85. Neither of the leading hornbooks on constitutional law give the Second Amendment extended analysis, relegating discussion largely to footnotes. JOHN E. NOWAK & RONALD D. ROTUNDA, CONSTITUTIONAL LAW § 10.2, at 340 n.4 (5th ed. 1995); LAURENCE H. TRIBE, AMERICAN CONSTITUTIONAL LAW 299 n.6 (2d ed. 1988).
86. Several law review articles discuss the amendment, but this number is far smaller than those discussing other "hot" amendments in the Bill of Rights. Don Kates, who is a prolific writer on the Second Amendment, is a practicing lawyer rather than an academic. For the proposition that academics and judges prefer to ignore the Second Amendment rather than face the debate over the constitutionality of gun control, see generally Sanford Levinson, The Embarrassing Second Amendment, 99 YALE L.J. 637 (1989), and Jacob Sullum, Gun-Shy Judges, REASON, May 1991, at 47.
87. Williams, supra note 32, at 551; see also Mary E. Becker, The Politics of Women's Wrongs and the Bill of "Rights," 59 U. CHI. L. REV. 453, 501-03 (1992).
88. U.S. CONST. amend. III.
89. Id. art. I, §10.
90. Id. art. I, § 9, cl. 8.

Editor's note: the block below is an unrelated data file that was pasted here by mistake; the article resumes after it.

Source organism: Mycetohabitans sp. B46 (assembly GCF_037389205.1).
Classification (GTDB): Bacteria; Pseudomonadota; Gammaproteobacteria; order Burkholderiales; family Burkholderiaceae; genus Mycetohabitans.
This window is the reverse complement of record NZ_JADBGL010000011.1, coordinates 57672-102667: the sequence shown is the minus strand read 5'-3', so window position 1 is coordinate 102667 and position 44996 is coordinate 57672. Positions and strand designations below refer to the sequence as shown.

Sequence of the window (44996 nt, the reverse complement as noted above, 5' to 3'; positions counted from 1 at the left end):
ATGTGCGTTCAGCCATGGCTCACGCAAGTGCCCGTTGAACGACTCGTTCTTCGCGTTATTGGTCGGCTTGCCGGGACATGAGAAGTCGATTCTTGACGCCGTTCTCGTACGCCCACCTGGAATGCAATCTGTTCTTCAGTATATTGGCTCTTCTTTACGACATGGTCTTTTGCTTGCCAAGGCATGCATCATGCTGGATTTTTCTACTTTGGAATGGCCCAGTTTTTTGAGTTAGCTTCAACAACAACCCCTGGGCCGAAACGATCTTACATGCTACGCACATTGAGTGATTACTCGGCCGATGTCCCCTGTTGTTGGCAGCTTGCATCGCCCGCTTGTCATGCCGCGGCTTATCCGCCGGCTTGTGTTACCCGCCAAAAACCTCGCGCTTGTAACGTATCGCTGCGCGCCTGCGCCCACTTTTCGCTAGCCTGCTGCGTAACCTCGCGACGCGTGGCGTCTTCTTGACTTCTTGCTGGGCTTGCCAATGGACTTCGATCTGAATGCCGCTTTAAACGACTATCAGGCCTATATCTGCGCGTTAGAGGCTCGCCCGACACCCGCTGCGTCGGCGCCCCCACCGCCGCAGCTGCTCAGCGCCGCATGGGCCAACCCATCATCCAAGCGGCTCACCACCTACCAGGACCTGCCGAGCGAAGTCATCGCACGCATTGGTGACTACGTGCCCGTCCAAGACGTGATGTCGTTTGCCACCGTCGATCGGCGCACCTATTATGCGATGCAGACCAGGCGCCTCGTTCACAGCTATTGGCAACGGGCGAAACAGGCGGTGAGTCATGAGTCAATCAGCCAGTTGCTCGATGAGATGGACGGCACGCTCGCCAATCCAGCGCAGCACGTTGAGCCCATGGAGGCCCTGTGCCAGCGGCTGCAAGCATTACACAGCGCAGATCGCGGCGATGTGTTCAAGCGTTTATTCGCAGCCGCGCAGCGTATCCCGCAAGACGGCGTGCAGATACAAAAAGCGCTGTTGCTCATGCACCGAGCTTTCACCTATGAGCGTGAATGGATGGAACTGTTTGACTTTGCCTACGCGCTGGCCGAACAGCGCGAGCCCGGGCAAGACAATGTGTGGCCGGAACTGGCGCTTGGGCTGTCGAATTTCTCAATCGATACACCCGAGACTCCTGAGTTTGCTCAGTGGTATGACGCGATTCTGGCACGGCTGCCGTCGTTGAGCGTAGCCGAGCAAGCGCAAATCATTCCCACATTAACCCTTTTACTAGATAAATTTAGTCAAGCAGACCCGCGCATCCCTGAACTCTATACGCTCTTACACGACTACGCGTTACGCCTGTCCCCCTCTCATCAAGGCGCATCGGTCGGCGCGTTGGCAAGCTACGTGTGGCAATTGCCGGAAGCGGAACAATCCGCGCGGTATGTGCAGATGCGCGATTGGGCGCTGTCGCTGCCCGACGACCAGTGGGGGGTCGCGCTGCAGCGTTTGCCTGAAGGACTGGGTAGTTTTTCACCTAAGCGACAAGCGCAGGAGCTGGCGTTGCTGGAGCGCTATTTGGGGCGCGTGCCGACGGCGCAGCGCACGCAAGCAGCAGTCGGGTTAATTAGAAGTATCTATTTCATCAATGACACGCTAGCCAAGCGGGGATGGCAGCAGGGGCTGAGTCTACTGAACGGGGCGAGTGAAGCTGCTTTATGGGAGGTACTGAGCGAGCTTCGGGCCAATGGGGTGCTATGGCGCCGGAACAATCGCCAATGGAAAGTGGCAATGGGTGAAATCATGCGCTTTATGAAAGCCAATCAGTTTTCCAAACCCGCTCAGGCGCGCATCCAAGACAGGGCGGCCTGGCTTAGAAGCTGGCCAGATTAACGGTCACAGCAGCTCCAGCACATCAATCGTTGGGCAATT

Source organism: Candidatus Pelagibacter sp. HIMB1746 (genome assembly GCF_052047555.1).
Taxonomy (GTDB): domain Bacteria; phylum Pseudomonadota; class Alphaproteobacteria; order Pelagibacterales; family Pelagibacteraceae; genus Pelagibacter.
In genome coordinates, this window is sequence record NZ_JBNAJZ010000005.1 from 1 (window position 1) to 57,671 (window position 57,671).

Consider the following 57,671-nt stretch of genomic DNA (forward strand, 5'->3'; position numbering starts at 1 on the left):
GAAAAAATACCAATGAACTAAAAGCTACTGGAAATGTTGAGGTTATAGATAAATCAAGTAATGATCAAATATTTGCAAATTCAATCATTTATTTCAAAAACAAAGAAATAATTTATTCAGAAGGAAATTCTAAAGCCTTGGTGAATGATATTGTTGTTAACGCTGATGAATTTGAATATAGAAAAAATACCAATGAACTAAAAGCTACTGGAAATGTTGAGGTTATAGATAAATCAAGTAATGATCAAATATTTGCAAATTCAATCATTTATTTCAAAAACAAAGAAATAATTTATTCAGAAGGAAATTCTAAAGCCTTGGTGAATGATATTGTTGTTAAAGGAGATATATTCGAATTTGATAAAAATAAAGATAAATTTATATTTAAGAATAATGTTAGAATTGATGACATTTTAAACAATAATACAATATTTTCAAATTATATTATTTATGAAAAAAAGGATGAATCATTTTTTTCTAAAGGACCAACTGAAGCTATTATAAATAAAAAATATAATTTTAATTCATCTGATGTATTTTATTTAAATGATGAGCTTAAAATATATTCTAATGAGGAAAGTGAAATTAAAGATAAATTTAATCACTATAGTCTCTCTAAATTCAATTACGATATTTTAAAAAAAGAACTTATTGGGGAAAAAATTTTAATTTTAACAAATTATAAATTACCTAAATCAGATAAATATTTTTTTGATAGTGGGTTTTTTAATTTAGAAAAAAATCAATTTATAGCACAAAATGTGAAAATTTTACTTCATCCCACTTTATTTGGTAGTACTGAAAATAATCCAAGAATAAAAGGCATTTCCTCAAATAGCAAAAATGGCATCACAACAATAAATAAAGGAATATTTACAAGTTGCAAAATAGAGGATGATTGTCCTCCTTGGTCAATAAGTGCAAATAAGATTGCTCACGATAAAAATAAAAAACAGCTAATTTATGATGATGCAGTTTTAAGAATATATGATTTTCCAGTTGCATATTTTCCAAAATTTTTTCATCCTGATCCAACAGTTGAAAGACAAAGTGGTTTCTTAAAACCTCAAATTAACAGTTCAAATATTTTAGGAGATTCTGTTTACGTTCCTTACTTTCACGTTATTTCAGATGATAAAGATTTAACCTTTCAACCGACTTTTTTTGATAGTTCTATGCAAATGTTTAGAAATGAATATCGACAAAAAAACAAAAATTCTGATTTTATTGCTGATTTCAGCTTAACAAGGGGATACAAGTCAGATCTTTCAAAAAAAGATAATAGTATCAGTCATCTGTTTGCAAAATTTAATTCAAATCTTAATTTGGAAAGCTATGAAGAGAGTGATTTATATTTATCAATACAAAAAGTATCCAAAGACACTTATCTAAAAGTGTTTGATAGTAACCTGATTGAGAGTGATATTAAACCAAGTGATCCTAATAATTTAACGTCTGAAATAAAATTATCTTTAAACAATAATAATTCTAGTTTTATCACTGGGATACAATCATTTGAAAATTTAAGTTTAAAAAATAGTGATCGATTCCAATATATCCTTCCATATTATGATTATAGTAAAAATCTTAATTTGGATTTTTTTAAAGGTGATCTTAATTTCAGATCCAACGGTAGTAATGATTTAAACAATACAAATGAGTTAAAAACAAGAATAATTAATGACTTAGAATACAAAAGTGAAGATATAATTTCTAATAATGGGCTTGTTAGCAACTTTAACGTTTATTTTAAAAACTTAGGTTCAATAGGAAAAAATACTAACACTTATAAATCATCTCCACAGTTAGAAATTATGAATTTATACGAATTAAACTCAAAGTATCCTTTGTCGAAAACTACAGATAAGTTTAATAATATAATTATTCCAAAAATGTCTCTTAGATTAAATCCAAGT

91. Id. amend. II.
92. Levinson, supra note 86, at 639-45; Joyce L. Malcolm, The Right of the People to Keep and Bear Arms: The Common Law Tradition, 10 HASTINGS CONST. L.Q. 285, 286-90 (1983).
93. Don B. Kates, Jr., Handgun Prohibition and the Original Meaning of the Second Amendment, 82 MICH. L. REV. 204 (1983).
94. The collective rights position was the academic favorite and mainstream position until the Supreme Court's recent decision in Perpich v. Department of Defense, 496 U.S. 334, 339 (1990), where the Court described the relevant constitutional text as a "compromise" between federal and state control but nonetheless concluded that the federal government could order members of a state national guard unit overseas for training without the consent of the state governor. Id. at 340. The implications of the Court's ruling are that the decentralized authority implicit in the militia clauses no longer has continuing vitality. See Stephanie A. Levin, Grassroots Voices: Local Action and National Military Policy, 40 BUFF. L. REV. 321, 343 (1992).
95. Levinson, supra note 86, at 642-51.
96. The individual rights view reigns among the general population. See generally Richard Hofstadter, America as a Gun Culture, in THE GUN CONTROL DEBATE 25 (Lee Nisbet ed., 1990).